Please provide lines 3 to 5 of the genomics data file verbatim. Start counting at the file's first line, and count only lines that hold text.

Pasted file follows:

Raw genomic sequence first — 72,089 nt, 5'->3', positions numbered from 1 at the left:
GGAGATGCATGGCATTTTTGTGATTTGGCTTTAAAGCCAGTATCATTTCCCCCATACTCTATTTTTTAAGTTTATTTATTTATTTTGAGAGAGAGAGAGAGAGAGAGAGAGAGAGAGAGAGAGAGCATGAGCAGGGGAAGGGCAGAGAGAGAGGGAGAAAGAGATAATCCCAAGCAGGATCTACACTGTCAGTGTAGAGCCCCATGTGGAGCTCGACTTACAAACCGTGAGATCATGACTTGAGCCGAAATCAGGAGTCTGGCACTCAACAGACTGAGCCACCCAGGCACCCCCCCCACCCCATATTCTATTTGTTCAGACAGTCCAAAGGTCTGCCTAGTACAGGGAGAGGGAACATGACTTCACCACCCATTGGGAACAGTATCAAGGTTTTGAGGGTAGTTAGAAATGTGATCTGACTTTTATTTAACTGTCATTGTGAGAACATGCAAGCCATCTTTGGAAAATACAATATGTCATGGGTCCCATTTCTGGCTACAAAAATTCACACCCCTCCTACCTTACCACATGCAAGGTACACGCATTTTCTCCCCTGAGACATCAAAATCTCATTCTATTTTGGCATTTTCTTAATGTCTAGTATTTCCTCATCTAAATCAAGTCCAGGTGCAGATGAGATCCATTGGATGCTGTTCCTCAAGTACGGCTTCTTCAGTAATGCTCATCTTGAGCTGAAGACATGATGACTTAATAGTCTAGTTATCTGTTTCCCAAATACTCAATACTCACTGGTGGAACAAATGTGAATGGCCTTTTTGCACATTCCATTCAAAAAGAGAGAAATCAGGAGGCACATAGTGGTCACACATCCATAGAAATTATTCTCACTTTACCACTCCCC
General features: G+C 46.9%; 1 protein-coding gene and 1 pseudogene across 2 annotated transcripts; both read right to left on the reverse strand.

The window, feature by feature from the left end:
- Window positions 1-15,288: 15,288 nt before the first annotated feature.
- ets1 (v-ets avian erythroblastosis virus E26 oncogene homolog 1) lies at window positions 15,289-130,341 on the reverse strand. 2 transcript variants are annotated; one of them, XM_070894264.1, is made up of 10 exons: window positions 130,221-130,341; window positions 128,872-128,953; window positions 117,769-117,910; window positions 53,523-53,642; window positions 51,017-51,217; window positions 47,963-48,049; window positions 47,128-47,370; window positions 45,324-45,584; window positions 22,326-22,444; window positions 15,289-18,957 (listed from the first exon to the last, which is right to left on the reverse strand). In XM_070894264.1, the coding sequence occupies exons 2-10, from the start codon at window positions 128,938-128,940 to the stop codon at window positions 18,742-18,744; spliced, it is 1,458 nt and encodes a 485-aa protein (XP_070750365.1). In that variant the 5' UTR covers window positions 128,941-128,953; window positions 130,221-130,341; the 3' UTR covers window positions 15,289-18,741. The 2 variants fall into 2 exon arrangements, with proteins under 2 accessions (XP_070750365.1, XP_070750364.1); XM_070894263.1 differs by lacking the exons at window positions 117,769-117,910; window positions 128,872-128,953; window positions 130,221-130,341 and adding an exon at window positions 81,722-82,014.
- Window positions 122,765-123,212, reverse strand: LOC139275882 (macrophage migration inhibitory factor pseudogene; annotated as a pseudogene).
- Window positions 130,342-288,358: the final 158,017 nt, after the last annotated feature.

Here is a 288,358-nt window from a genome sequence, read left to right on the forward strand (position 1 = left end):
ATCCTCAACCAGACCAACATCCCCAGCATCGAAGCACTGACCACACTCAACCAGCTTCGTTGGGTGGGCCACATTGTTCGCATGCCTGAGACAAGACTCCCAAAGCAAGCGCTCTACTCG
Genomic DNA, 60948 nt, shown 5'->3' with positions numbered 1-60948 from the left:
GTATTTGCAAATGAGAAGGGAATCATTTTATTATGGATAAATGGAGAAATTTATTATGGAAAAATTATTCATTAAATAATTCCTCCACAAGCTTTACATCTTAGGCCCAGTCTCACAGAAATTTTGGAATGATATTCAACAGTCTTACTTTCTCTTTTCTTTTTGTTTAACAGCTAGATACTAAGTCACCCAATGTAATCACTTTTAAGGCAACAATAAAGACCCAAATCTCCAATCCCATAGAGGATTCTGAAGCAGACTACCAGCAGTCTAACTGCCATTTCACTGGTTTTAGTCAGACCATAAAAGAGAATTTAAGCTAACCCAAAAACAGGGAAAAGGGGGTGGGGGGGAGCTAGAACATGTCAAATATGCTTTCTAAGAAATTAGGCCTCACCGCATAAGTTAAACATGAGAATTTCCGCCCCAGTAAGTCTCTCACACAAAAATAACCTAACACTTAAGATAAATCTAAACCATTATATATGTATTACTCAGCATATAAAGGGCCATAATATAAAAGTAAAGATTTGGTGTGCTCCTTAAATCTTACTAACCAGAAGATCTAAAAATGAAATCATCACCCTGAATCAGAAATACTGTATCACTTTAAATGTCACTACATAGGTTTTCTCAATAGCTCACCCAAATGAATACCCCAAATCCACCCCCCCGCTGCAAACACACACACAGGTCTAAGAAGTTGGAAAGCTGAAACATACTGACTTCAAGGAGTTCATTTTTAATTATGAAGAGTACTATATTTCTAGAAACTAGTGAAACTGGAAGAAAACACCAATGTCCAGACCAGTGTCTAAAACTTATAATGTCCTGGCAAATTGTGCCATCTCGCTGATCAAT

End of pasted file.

General features: G+C 46.9%; 1 protein-coding gene and 1 pseudogene across 2 annotated transcripts; both read right to left on the reverse strand.

The window, feature by feature from the left end:
- Window positions 1-15,288: 15,288 nt before the first annotated feature.